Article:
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Finding Spirituality

By Teesie Vallero, Dan Anderson Renewal Center presenter

Teesie ValleroThe topic of spirituality is a broad one. In early recovery, it occurred to me that it would be necessary to sift through the religious beliefs I'd received throughout life and come to know my true beliefs. It was a process that required time and effort; to separate my concept of God from a religious concept to a spiritual one. The greatest tool in this endeavor has been the 12 steps of Alcoholics Anonymous.

The first three steps of the Program guide us gently to the space of the spiritual. Step 1 asks us to acknowledge our addiction and our powerlessness over it. For me, this was the first time I'd been honest with myself about myself in many years. Step 2 asks us to open our hearts as well as our minds to the concept of a Power greater than ourselves. In Step 1, we experience honesty. In Step 2, we experience open mindedness.

In approaching Step 3, we are opening to the willingness of trust – a trust that will allow us to decide to turn our lives over to the care of a Higher Power. This is our personal concept of a Higher Power, and One we believe in whole heartedly, trust, and understand with all the willingness we possess. In these first three steps of the Program, we experience the three essentials of honesty, open mindedness, and willingness that are written in Appendix II of the Big Book, entitled "Spiritual Experience."

In March 1988, I arrived at Primary Treatment. For the previous twenty years, the only Higher Power in my life had been alcohol and drugs. My re-awakening to a Power greater than myself occurred, while still in treatment, on a rainy afternoon early April. We had all been confined inside for days due to the continuous rain. To break the monotony, one of the graduate students came up with the idea for a game we could all play indoors. We were all immediately excited that we were going to participate in live entertainment!  

The grad student got her hat and began writing words on small pieces of paper. She folded the pieces and placed them in the hat. She also supplied a flip chart, a three-legged stand, and markers. We were divided into two teams, and each woman chose one word from the hat. The object of the game was for the others on your team to guess your word correctly by the pictures you drew on the flip chart. No talking or gesturing was allowed; only the drawing on the flip chart.

The word I had chosen was "alone." It didn't seem to me that this would be a difficult word to convey in pictures. I confidently approached the flip chart, chose a marker, and drew the earth with one lone person standing on it. My team called out all sorts of words. Nothing was remotely close to "alone." I added the sun, the clouds, the sea, fish, and an arrow pointing to the person in the Universe alone. Nothing close again. So I added the moon, stars, trees, animals, and another bigger, darker arrow pointing to the human figure alone in the cosmos; however, there was still no correct guess.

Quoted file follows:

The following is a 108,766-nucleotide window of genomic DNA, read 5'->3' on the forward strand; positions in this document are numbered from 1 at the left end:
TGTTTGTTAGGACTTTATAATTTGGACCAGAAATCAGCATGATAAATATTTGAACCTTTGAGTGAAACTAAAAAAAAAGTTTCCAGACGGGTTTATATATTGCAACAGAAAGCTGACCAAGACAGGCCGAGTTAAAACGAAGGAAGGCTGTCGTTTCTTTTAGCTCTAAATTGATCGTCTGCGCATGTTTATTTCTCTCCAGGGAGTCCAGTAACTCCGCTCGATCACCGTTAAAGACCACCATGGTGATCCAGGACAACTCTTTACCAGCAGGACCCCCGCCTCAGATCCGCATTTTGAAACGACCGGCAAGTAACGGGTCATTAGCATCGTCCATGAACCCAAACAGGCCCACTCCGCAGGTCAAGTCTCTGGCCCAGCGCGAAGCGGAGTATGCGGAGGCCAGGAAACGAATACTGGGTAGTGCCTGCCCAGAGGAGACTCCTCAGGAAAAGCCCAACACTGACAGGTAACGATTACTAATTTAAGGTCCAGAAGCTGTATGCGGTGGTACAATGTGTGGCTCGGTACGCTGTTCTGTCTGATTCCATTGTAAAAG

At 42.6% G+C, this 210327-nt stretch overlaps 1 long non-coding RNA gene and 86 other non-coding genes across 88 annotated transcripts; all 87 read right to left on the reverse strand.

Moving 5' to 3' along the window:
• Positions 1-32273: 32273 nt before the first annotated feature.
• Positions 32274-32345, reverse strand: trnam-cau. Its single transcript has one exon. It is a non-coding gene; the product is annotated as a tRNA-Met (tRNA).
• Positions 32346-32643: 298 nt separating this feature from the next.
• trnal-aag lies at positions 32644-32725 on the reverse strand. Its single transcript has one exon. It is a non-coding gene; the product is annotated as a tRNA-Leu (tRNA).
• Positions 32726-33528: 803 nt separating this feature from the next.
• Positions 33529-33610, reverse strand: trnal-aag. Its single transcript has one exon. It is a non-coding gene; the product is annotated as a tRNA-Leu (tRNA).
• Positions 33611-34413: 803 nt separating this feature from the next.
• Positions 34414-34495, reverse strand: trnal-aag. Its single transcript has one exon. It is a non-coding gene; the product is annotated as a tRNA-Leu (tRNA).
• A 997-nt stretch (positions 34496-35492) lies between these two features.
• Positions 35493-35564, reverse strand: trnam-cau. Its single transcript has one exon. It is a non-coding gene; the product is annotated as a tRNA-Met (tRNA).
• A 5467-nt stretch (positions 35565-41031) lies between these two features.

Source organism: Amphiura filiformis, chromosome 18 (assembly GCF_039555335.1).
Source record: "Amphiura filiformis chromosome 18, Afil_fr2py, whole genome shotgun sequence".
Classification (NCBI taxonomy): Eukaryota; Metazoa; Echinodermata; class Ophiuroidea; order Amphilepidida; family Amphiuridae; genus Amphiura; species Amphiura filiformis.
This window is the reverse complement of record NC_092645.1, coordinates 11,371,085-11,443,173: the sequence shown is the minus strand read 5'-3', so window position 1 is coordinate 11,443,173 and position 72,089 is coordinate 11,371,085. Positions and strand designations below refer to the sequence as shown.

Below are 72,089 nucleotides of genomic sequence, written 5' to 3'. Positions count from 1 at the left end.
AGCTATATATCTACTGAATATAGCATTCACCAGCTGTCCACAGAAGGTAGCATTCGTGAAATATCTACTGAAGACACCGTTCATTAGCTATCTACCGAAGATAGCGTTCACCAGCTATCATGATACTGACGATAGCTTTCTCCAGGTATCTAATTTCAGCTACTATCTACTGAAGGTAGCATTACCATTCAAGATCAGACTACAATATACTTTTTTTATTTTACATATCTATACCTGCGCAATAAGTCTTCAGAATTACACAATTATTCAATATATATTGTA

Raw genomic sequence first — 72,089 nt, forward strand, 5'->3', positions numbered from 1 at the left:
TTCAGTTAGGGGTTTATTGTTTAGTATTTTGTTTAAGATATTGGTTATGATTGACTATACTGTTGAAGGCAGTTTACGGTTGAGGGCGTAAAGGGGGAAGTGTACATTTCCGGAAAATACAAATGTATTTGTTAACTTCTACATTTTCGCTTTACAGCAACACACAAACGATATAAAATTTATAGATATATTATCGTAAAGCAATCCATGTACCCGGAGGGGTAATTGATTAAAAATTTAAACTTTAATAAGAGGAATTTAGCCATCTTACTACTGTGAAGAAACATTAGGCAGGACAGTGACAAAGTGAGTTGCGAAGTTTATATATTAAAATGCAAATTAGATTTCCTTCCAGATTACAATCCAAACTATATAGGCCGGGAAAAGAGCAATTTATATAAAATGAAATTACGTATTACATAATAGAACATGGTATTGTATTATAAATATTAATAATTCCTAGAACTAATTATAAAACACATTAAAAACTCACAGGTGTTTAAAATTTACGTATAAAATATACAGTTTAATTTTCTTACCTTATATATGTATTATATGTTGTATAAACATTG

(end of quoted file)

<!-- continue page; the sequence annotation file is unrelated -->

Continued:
Suddenly I became gripped by a deep fear. I began to feel more alone than I'd ever felt in my life. This overwhelming feeling of fear came through my feet, up my legs, into my body, and through my head. This sense of being completely and totally alone was terrifying!

I bolted from the common space, ran down the hall, and into my room. I ran to the sliding glass door, slid it open and continued running out into the pouring rain. The driving rain brought me back into my body, and I instinctively jumped back against the building under the shelter of the eave of the roof. From the very depth of my being erupted these words, "Oh, God, please help me." It was in that instant that I'd come to believe in a power greater than myself. I actually experienced the words on page 55 in the chapter, "We Agnostics" of the AA's Big Book: ". . .for deep down in every man, woman and child, is the fundamental idea of God."

This experience was the dawning of spirituality in my life. I have never again felt alone, not since that rainy April afternoon in 1988. My Higher Power came into my life in that moment and has never left me. My concept and relationship with that Power, greater than myself, has evolved over the years. I can honestly say that it is this ever-evolving relationship that is the highlight of my personal recovery journey. I no longer ever feel alone. God is not only always with me, but also resides within me. These days, letting go and letting God is a matter of accepting all that is, as it is, not as I would have it, to the best of my ability.

When I returned home after thirty-five days of primary treatment and an additional ninety days at Kinnic Falls Halfway House, an old timer at a meeting of my home group said, "You know, religion is for people who are afraid of going to hell. Spirituality is for those of us who've already been there."

I could understand that then and still do today. Keep it spiritually simple. Thanks, Bill.


Teesie Vallero is on staff at the Dan Anderson Renewal Center and the Midwest Institute for Forgiveness Training. She has a private practice as a forgiveness coach and Reiki master practitioner at the Well Healing Arts Center in Minneapolis.

Teesie Vallero is the presenter for these retreats at the Dan Anderson Renewal Center:


Recovery Matters, July 2014

 
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